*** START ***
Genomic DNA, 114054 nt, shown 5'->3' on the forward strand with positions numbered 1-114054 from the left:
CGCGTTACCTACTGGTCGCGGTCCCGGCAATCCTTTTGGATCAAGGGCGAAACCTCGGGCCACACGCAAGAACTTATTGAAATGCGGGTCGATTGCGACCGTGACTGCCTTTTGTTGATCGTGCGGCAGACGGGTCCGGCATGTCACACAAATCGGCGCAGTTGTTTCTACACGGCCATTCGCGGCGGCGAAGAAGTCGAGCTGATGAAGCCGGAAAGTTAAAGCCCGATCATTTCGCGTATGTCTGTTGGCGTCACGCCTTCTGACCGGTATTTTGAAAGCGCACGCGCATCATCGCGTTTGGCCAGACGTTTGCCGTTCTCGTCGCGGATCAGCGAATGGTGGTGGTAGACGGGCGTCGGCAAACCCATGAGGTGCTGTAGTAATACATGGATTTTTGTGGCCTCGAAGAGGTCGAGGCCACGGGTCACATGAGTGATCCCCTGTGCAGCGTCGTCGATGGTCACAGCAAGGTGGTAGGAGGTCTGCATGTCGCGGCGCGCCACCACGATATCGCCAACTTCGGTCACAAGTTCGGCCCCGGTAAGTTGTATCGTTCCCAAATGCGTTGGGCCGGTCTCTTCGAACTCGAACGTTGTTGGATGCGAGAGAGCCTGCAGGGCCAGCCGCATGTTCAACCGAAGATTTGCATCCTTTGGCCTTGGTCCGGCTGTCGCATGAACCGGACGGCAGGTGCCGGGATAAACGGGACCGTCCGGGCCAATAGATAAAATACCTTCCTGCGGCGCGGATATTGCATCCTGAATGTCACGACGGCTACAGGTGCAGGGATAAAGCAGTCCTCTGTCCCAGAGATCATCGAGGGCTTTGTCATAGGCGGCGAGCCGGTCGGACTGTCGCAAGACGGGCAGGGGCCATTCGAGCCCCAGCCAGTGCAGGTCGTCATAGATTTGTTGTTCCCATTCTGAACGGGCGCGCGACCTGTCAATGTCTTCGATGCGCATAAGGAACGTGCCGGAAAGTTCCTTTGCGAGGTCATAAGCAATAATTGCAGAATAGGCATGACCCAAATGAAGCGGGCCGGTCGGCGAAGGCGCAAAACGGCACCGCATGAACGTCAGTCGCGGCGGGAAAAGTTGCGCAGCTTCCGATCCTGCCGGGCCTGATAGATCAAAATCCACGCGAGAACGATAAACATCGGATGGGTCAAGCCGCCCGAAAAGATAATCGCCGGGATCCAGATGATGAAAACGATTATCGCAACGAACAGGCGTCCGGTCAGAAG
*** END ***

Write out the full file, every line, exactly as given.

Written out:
Genomic DNA, 114054 nt, shown 5'->3' on the forward strand with positions numbered 1-114054 from the left:
CGCGTTACCTACTGGTCGCGGTCCCGGCAATCCTTTTGGATCAAGGGCGAAACCTCGGGCCACACGCAAGAACTTATTGAAATGCGGGTCGATTGCGACCGTGACTGCCTTTTGTTGATCGTGCGGCAGACGGGTCCGGCATGTCACACAAATCGGCGCAGTTGTTTCTACACGGCCATTCGCGGCGGCGAAGAAGTCGAGCTGATGAAGCCGGAAAGTTAAAGCCCGATCATTTCGCGTATGTCTGTTGGCGTCACGCCTTCTGACCGGTATTTTGAAAGCGCACGCGCATCATCGCGTTTGGCCAGACGTTTGCCGTTCTCGTCGCGGATCAGCGAATGGTGGTGGTAGACGGGCGTCGGCAAACCCATGAGGTGCTGTAGTAATACATGGATTTTTGTGGCCTCGAAGAGGTCGAGGCCACGGGTCACATGAGTGATCCCCTGTGCAGCGTCGTCGATGGTCACAGCAAGGTGGTAGGAGGTCTGCATGTCGCGGCGCGCCACCACGATATCGCCAACTTCGGTCACAAGTTCGGCCCCGGTAAGTTGTATCGTTCCCAAATGCGTTGGGCCGGTCTCTTCGAACTCGAACGTTGTTGGATGCGAGAGAGCCTGCAGGGCCAGCCGCATGTTCAACCGAAGATTTGCATCCTTTGGCCTTGGTCCGGCTGTCGCATGAACCGGACGGCAGGTGCCGGGATAAACGGGACCGTCCGGGCCAATAGATAAAATACCTTCCTGCGGCGCGGATATTGCATCCTGAATGTCACGACGGCTACAGGTGCAGGGATAAAGCAGTCCTCTGTCCCAGAGATCATCGAGGGCTTTGTCATAGGCGGCGAGCCGGTCGGACTGTCGCAAGACGGGCAGGGGCCATTCGAGCCCCAGCCAGTGCAGGTCGTCATAGATTTGTTGTTCCCATTCTGAACGGGCGCGCGACCTGTCAATGTCTTCGATGCGCATAAGGAACGTGCCGGAAAGTTCCTTTGCGAGGTCATAAGCAATAATTGCAGAATAGGCATGACCCAAATGAAGCGGGCCGGTCGGCGAAGGCGCAAAACGGCACCGCATGAACGTCAGTCGCGGCGGGAAAAGTTGCGCAGCTTCCGATCCTGCCGGGCCTGATAGATCAAAATCCACGCGAGAACGATAAACATCGGATGGGTCAAGCCGCCCGAAAAGATAATCGCCGGGATCCAGATGATGAAAACGATTATCGCAACGAACAGGCGTCCGGTCAGAAG